Archivo de la categoría: Readwriteweb.com
This post is part of our ReadWriteMobile channel, which is dedicated to helping its community understand the strategic business and technical implications of developing mobile applications. This channel is sponsored by Alcatel-Lucent.
readwriteweb.com | By Dan Rowinski
For years, consumers have been looking for an alternative to the iPad. The obvious place has been Android, but in reality nothing really stood up against Apple’s mighty slate. Either the price was too high, or it came with a contract from a wireless carrier, or it just wasn’t good enough. Samsung, HTC, Motorola, LG and a host of other companies tried to make great Android tablets at reasonable prices, and each achieved varying degrees of failure. A quick look at Google’s new Nexus 7 tablet shows us it has the potential to not just best all the other Android slates on the market – and Amazon’s Kindle Fire - but perhaps even challenge the dominance of the iPad.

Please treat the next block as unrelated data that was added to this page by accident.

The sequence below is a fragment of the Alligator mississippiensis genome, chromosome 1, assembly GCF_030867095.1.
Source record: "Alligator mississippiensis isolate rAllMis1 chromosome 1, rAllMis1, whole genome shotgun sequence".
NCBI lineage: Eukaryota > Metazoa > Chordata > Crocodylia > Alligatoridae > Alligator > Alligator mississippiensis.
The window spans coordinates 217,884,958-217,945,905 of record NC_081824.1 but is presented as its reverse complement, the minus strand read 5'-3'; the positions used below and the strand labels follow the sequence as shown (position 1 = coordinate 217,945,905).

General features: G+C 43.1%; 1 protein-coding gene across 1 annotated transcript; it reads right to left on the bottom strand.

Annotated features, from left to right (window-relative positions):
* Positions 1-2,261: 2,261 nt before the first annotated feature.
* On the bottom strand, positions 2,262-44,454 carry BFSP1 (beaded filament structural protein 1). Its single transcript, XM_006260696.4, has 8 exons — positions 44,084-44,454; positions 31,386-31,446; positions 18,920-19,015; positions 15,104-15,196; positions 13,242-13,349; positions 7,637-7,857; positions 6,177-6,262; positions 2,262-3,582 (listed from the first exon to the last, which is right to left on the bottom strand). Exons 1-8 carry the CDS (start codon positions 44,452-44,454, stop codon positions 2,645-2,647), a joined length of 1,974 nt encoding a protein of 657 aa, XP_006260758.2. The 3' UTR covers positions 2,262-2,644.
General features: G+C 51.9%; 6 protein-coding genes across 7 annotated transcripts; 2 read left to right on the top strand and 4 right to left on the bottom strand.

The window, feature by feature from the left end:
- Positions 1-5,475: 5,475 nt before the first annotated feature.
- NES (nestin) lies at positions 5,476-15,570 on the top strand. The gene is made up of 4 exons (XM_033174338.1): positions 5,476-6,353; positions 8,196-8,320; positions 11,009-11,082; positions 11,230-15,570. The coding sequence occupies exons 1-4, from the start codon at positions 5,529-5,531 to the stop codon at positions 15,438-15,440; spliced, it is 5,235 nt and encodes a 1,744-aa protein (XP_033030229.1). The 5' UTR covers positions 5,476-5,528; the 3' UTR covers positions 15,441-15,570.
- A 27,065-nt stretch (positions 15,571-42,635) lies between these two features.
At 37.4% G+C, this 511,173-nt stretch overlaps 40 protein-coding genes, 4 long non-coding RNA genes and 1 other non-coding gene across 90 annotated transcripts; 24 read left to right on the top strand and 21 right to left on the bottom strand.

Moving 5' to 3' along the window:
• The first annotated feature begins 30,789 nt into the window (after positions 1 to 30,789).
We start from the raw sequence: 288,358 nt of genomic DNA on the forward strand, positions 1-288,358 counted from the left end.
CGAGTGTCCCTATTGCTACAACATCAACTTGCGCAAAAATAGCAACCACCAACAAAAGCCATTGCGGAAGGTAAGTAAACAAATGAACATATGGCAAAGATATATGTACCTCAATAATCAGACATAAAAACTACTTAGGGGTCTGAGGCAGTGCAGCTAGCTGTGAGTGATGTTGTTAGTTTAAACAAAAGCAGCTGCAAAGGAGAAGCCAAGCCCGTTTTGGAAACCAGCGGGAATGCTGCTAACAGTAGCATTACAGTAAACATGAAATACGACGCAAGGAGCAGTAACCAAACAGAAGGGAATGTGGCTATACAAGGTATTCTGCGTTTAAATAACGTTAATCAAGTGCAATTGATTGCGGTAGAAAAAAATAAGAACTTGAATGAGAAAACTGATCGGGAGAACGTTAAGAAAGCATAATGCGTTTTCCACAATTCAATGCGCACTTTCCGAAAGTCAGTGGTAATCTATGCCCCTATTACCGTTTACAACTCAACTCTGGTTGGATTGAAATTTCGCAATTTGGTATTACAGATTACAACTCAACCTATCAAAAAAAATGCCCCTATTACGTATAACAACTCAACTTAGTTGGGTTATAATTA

Android Jelly Bean
Android 3.0 Honeycomb, designed specifically for tablets. The first iteration of a Honeycomb tablet was the Xoom, created by Motorola.Google did not build Android originally with the thought of putting it on tablets. To this point, it has been a struggle for any Android device that is not a smartphone to really look great and function well on a tablet. Theoretically, that was supposed to change in February 2011 when Google announced
It was basically terrible.
Android apps on the Xoom did not look or perform well on the device. It was clunky and did not perform as well as its impressive hardware specifications promised it should. And it was expensive. It started at $899 unless you wanted to tie it to a two-year contract from Verizon, in which case it was $699. It was a consumer dud and partially ruined the demand for tablets.
Other Android tablets that have come since have not been much better. Samsung has a variety of Galaxy-branded tablets that are all ho-hum devices. Other tablets ran Android versions like Gingerbread 2.3, which were not intended for larger screen sizes.